Scientists make Parkinson’s find

Published: Thursday 26th February 2015 by The News Editor

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Scientists have developed a peptide which sticks to the protein that causes Parkinson’s disease – preventing it from killing brain cells.

The research, led by the University of Bath, highlights a potential new route for slowing the progress of the incurable disease, which affects around one in 1,500 people in the UK.

Parkinson’s is a progressive neurological condition where brain cells die, causing a lack of the chemical dopamine, which acts a messenger to coordinate movement.

In patients with Parkinson’s, a protein called a-synuclein becomes misshapen and stacks together to form long, toxic fibrils which kill the brain cells.

A team of scientists, with funding from Parkinson’s UK, designed a peptide that binds to the faulty a-synuclein and prevents fibrils from forming.

Their research, published in the Journal of Biological Chemistry, shows that the peptide halts the formation of fibrils in cells in vitro and stops them from dying.

The team believes that if the peptide were to be developed into a treatment it could help slow the progression of the degenerative disease.

Dr Jody Mason, from the university’s department of biology and biochemistry, said: “In Parkinson’s, the protein called a-synuclein changes shape and stacks with other misshapen proteins.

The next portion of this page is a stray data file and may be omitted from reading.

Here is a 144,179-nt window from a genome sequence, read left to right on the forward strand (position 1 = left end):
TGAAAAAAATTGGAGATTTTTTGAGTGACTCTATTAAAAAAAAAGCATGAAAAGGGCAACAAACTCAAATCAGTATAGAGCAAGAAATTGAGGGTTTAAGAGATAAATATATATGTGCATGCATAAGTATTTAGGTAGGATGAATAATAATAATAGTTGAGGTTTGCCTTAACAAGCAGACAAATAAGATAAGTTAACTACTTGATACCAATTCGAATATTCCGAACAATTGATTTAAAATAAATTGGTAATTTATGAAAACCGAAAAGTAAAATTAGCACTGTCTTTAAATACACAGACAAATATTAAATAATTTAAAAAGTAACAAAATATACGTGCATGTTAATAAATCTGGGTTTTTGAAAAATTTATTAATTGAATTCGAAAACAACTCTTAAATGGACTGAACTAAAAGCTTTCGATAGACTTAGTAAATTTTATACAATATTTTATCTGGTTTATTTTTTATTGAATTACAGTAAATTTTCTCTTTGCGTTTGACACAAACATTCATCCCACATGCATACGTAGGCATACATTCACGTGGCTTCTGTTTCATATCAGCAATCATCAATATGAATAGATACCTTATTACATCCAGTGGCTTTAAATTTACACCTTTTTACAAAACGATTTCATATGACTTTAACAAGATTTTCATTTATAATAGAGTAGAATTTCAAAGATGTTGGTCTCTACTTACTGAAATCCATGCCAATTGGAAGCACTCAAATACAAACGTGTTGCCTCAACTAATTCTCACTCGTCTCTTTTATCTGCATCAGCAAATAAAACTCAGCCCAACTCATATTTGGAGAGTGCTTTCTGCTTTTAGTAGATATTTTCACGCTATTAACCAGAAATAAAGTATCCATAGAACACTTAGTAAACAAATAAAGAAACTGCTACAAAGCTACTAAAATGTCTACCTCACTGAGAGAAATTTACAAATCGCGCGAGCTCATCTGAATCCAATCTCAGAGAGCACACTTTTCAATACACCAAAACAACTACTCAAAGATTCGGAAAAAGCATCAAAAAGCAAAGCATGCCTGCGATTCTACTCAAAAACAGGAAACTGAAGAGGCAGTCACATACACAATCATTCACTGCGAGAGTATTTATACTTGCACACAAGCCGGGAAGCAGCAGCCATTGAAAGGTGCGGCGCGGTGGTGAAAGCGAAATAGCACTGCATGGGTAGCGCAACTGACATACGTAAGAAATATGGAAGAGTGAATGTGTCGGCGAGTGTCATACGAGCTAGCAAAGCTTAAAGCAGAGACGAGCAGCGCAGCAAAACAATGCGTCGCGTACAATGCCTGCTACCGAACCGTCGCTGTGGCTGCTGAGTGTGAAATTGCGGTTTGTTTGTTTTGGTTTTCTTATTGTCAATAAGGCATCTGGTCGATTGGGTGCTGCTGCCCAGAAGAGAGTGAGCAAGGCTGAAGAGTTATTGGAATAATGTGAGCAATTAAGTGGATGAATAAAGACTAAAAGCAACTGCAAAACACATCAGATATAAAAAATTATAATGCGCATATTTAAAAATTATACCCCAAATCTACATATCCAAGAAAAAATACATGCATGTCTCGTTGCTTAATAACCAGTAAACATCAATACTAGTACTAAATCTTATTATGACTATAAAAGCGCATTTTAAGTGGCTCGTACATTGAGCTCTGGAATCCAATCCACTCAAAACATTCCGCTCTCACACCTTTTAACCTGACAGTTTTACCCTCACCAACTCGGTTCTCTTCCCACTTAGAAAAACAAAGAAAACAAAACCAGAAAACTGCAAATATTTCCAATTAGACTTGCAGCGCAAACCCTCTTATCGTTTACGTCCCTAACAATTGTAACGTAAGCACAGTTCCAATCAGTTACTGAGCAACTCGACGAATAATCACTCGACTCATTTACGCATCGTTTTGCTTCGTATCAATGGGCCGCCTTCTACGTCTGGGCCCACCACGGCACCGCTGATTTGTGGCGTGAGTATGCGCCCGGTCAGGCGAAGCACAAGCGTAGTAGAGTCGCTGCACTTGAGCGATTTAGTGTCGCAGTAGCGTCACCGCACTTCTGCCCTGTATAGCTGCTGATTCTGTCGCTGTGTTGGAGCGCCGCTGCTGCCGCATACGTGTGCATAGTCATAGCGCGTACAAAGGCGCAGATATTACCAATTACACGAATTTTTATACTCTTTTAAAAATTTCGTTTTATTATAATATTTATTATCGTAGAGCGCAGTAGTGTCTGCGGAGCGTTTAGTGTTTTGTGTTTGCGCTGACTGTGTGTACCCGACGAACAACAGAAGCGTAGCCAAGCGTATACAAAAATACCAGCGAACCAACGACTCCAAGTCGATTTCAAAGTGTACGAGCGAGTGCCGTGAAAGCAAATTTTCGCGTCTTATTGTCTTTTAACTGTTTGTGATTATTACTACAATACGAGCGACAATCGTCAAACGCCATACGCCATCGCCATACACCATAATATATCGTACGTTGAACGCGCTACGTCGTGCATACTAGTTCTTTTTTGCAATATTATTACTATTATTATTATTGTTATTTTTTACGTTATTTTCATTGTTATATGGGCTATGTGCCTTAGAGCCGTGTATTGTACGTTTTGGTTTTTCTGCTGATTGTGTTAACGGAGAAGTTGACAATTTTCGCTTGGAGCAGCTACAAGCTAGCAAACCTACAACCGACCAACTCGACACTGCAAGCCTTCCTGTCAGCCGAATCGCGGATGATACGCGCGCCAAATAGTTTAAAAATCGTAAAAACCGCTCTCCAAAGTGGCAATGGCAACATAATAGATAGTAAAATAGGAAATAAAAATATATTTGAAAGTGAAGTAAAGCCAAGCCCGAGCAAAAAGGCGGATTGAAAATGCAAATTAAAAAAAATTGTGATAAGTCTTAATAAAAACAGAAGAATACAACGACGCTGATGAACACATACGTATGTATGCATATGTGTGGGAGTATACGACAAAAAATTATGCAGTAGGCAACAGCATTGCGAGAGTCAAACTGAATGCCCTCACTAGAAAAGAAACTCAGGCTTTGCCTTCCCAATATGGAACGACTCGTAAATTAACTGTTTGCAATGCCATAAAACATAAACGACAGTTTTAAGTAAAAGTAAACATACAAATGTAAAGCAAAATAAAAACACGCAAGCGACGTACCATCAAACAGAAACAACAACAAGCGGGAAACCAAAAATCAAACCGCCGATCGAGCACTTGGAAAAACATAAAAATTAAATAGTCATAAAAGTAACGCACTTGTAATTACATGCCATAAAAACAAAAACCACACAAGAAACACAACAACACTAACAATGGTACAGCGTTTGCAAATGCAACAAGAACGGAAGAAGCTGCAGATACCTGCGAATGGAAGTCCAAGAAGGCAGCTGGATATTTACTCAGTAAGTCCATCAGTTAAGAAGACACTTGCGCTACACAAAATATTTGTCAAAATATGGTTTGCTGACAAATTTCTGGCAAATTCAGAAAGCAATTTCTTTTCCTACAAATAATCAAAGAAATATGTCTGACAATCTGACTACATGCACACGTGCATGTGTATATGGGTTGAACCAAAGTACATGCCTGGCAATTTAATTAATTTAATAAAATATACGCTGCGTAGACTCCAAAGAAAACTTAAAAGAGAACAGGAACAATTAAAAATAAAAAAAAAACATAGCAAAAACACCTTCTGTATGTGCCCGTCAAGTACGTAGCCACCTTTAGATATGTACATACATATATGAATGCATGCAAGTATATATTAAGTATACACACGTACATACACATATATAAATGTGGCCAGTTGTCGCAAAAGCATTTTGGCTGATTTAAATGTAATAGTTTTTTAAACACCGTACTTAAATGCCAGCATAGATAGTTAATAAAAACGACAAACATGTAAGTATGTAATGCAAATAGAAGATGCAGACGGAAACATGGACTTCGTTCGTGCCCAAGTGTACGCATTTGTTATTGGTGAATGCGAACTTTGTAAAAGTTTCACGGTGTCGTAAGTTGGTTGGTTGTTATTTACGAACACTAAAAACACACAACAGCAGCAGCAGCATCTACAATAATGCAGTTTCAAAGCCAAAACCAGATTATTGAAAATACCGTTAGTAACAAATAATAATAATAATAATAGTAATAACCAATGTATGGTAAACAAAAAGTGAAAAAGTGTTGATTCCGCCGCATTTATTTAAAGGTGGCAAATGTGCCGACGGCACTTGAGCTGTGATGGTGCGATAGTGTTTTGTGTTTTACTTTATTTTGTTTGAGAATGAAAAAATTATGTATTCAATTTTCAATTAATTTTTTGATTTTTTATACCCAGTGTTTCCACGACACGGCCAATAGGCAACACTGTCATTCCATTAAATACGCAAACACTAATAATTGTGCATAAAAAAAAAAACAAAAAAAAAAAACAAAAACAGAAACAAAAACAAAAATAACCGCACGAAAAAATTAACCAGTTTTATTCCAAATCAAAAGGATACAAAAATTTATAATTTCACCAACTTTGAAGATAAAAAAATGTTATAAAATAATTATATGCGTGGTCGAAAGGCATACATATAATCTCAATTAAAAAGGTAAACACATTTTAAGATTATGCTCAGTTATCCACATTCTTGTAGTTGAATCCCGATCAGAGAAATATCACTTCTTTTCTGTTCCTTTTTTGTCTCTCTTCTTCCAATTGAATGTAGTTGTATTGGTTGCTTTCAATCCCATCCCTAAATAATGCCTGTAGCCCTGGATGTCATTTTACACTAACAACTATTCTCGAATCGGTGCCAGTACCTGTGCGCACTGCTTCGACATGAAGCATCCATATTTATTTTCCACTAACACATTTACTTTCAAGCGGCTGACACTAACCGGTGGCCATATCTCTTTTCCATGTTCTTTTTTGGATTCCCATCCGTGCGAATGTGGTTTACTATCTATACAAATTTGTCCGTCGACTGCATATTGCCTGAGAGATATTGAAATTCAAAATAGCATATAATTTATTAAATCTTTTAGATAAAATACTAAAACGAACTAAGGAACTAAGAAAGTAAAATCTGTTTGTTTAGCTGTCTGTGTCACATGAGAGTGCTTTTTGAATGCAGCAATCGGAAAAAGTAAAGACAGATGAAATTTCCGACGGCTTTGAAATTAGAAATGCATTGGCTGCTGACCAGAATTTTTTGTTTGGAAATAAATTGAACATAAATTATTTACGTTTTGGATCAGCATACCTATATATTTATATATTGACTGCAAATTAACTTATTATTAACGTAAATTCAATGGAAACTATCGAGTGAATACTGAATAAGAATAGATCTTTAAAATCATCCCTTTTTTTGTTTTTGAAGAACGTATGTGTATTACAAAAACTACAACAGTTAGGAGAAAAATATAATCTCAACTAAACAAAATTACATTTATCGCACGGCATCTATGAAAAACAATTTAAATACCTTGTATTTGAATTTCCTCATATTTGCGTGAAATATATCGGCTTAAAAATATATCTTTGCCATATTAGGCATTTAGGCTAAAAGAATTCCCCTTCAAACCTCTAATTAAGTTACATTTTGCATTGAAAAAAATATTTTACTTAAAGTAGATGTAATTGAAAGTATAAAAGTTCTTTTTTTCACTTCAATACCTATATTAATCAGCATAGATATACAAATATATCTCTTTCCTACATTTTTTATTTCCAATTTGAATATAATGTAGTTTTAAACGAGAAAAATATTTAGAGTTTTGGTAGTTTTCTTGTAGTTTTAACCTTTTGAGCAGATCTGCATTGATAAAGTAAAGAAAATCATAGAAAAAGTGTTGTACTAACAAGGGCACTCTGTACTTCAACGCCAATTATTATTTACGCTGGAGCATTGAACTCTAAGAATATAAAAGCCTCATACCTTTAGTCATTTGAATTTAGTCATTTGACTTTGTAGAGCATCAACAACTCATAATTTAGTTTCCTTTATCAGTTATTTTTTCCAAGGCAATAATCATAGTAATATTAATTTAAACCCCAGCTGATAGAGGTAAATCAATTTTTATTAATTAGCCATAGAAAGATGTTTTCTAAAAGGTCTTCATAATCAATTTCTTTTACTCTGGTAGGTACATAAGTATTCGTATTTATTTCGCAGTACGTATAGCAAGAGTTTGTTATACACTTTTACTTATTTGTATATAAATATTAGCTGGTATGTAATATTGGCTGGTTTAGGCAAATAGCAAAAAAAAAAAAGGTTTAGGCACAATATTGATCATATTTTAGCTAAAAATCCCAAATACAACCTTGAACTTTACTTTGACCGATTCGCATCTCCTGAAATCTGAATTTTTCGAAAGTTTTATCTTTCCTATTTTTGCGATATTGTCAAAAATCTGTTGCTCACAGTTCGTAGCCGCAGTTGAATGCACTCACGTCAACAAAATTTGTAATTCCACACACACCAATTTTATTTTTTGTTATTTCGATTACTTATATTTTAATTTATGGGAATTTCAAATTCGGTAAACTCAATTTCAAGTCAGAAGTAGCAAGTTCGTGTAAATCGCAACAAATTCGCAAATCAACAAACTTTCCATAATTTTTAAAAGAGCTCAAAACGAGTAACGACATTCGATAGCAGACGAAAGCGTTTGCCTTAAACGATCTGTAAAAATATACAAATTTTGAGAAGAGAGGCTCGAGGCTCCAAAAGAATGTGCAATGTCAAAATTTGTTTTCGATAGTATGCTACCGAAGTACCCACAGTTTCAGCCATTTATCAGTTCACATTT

“We’ve discovered a peptide that binds to the sticky part of the a-synuclein and covers it up, which stops the fibril growing.

“If you think of the misshapen a-synuclein proteins as Lego bricks which stack to form a tower; our peptide acts like a smooth brick that sticks to the a-synuclein and stops the tower from growing any bigger.

“This research is in the early stages, but the results so far are very encouraging. We still need to overcome many obstacles before this can be developed into a drug treatment, but these findings could herald a new approach to treating Parkinson’s.”

Dr Neil Kad, from the University of Kent, a co-author on the study, added: “This Parkinson’s UK funded work shows how investment in basic science can open up new ways of studying and ultimately treating neurodegenerative disease.”

The researchers developed the 10 amino-acid peptide by screening a library of peptides based on the region of a-synuclein that is mutated in patients with early onset Parkinson’s.

It is the first time this part of the a-synuclein protein has been explored as a potential drug target.

Dr Arthur Roach, director of research and development at Parkinson’s UK, said: ” It’s a difficult task to develop treatments that can stop the toxic build-up of proteins in the brains of people with Parkinson’s. Supporting this kind of innovative research approach is starting to make imaginable today what seemed impossible a decade ago.

“We need more successes, like this one, if we are to develop drugs that could actually slow or stop the progression of Parkinson’s. At the moment no drugs are capable of doing this.”

The researchers hope to test the peptide in mammalian neurone cells and then develop it into a drug that is effective in humans.

“Intracellular screening of a peptide library to derive a potent peptide inhibitor of a-synuclein aggregation” is published online in the Journal of Biological Chemistry.

Published: Thursday 26th February 2015 by The News Editor

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